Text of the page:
I think this is specially important with elastic IPs that have been whitelisted somewhere, e.g. a VPN of a 3rd party service provider. So a way to say, take EIP x.x.x.x, don't ever release it and then indicate what instance to associate it to is great.
Another example of this feature is starting from an existing VPC and build from there, or even actually inherit information from the current state and convert it to an "auto generated plan" to build from. Thanks again Hashicorp for all the great software.
Parallel deployment of multiple clusters is also covered. It too is handled by a directed acyclic graph based on dependencies on other clusters. I am on my own and I am writing it for my thesis which will come out pretty soon.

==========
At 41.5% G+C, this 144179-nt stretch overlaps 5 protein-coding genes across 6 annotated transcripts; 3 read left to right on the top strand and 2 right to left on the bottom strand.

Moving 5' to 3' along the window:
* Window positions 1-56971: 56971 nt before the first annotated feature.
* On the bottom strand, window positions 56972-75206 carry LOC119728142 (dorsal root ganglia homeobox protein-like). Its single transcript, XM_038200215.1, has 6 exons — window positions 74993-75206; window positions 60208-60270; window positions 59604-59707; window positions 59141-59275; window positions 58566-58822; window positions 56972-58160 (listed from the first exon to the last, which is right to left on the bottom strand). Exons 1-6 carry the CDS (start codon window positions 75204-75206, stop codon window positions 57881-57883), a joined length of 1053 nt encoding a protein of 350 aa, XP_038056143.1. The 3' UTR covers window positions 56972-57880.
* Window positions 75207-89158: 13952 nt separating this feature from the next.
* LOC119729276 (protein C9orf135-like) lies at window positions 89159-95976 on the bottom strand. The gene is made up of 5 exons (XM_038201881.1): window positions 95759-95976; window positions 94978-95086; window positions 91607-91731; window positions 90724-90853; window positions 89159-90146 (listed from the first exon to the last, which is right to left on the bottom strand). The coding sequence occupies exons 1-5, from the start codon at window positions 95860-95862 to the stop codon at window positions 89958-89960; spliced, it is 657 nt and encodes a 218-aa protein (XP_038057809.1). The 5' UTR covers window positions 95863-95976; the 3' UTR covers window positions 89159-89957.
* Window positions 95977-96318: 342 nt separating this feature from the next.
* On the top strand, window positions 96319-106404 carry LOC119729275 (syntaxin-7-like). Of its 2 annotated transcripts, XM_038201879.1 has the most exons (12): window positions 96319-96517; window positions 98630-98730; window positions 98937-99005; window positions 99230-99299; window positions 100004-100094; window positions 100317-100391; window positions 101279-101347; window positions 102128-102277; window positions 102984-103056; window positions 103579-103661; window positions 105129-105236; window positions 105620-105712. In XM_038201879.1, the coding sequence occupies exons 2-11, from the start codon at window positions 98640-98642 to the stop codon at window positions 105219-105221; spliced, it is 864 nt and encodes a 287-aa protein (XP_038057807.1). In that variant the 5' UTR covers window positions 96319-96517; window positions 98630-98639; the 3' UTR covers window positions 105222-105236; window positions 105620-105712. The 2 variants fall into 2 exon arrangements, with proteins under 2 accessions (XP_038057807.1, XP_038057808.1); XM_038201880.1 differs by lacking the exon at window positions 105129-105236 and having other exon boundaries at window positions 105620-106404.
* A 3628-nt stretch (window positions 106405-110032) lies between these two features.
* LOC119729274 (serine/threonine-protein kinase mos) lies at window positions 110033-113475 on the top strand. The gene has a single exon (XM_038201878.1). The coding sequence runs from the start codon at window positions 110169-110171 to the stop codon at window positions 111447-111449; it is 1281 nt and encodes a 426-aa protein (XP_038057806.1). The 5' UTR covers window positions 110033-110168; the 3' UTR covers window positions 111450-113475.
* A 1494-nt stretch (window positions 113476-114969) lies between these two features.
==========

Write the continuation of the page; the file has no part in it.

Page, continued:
It is created as an engine that expects cluster state. A sample input file can be seen here which is the only state you need to launch something. https://gist.github.com/wernerb/35a06e08a4d4e6cb02aa
The whole thing works declaratively, so it converges your infrastructure to the desired state. By increasing the nodes for 'smallweb' it will undergo the steps defined in the cluster lifecycle. It will then also update the configuration of the nginx load balancer.
As you can see each cluster is pinned to a provider/instanceprofile, and one of the things I am adding are affinity rules so the cluster deploys to multiple locations/providers.
It is not ready to be opensourced but if any wants to see, contribute or see more I can give view access.
What do you think?
Whats more ozone does not store any state, rather it stores it in a zookeeper/etcd cluster so you are in control of your meta-data.